MUNICH – Increasingly, European yacht builders and designers accelerate their bid for patent protection of their work through the European Patent Office. This newsletter asked EPO researcher Thierry Schmitter how that works.
“Protecting intellectual property is a growing concern,” he says. “Applicants seek a competitive advantage, the exclusive right to make and market an invention Europe-wide. In all, 38 countries – the 27 EU members and non-members like Norway, Switzerland, and Turkey – abide by the 1973 European Patent Convention.”
To win a patent from the Munich-based EPO, an invention must be new, industrially applicable and solve a technical problem. Copyright protects design and styling. A patent is valid for 20 years. EPO approval takes 3 to 4 years on average.
In 2021, the EPO received a record 188,600 applications. “Patents stimulate innovation, making it possible for others to innovate further,” says Schmitter.
In judging an application, he first tries to understand “what problem is being solved. Then I look for existing patents. Is there any duplication? Next, a search report goes to an applicant’s patent attorney who may reply with a claim adjustment to give a clearer formulation.”
In an infringement case, a patent holder must first see if matters can be resolved amicably. If not, they may ask a court to invalidate the patent. It is possible we misjudged the state of technology the first time,” says Schmitter. “Or the invention existed without a patent. That requires proof of ‘prior use,’ i.e., that the invention was already publicly available.”
Most applications come from yacht sector suppliers. For a hull design, for instance, that cuts hull resistance and saves fuel.” A good example is the Hull Vane of Van Oossanen Naval Architects. (See below).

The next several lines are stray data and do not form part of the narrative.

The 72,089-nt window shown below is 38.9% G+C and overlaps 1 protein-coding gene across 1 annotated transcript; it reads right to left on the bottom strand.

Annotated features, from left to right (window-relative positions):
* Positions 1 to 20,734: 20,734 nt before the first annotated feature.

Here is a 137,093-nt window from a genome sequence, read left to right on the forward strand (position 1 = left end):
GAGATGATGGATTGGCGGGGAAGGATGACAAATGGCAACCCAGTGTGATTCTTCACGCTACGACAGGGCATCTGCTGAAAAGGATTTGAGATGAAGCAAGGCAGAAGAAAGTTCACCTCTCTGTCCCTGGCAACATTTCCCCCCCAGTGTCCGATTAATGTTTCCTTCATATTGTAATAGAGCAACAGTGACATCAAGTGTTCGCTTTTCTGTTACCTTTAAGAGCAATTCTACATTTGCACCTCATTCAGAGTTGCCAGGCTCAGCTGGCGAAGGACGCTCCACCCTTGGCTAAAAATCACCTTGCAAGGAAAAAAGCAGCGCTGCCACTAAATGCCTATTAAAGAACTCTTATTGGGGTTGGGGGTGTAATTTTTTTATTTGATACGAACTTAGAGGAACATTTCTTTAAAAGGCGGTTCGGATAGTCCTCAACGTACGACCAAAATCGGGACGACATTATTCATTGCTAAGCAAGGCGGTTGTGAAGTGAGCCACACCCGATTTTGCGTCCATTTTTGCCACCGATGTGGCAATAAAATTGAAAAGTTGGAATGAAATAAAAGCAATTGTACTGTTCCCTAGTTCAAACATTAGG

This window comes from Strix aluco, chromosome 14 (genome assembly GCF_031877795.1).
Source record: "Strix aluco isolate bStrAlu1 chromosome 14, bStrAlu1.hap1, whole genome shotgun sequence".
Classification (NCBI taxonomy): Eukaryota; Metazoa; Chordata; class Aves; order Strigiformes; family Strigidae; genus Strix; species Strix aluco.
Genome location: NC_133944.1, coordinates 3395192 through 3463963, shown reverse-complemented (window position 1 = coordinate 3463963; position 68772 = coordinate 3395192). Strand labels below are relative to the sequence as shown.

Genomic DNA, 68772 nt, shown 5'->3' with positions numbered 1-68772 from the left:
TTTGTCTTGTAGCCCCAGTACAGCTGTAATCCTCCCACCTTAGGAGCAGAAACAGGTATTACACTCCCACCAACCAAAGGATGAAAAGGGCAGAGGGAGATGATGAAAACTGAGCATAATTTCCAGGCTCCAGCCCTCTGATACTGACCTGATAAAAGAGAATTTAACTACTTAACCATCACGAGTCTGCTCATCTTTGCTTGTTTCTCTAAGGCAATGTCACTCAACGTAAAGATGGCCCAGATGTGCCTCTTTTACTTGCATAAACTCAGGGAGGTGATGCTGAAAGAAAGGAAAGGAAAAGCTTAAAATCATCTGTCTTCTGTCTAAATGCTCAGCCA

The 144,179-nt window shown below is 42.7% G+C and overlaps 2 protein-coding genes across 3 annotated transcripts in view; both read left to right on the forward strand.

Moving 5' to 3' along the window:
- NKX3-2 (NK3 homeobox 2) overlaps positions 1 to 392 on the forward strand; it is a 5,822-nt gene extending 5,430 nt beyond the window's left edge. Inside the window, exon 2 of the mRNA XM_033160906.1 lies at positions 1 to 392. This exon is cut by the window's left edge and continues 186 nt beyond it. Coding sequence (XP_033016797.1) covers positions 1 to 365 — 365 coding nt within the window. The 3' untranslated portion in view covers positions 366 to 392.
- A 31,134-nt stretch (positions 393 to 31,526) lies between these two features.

An EPO patent can cost between €15,000 and €30,000, covering the first five years. That covers the drafting and filing of the application, research, and translation costs. Patent holders pay an annual maintenance fee for 20 years. If granted, a patent will be registered in national laws.
Schmitter: “The costs are kept low as the patent holder must yet profit from an invention. A patent’s validity ends when the holder stops paying the annual fee. Only commercially successful patents are maintained for 20 years.
Dutch patents in yacht building include:
In 2013, Heesen Yachts equipped the 65m Galactica Star with a Fast Displacement Hull Form, developed by Van Oossanen Naval Architects. The FDHF improves performance and fuel efficiency with less power and is 30% more efficient than a displacement hull.
Van Oossanen has been marketing its Hull Vane since 2014 for motor yachts and commercial and naval vessels. The Hull Vane cuts the drag of water-displacing vessels. An underwater transom wing, it also dampens rolling and wave slamming. The Hull Vane was initially developed for ships and yachts of more than 20m that can go faster than 11 knots. Today it is available for all vessel lengths.
The S-line Hull from Steeler Yachts features a high fan stern with special spray rails. The design offers both much foreship volume and fuel efficiency. The yard has applied it to a range of motor yachts.
The Axe Bow is a bow and hull shape developed for various vessels by several parties, including Damen Shipyards and Delft University of Technology. The latter has the patent. Damen has an exclusive license to use the Axe Bow. It first appeared in 2006 on a Damen Fast Crew Supplier. Damen also outfitted a series of Sea Axe support vessels for superyachts with the axe Bow.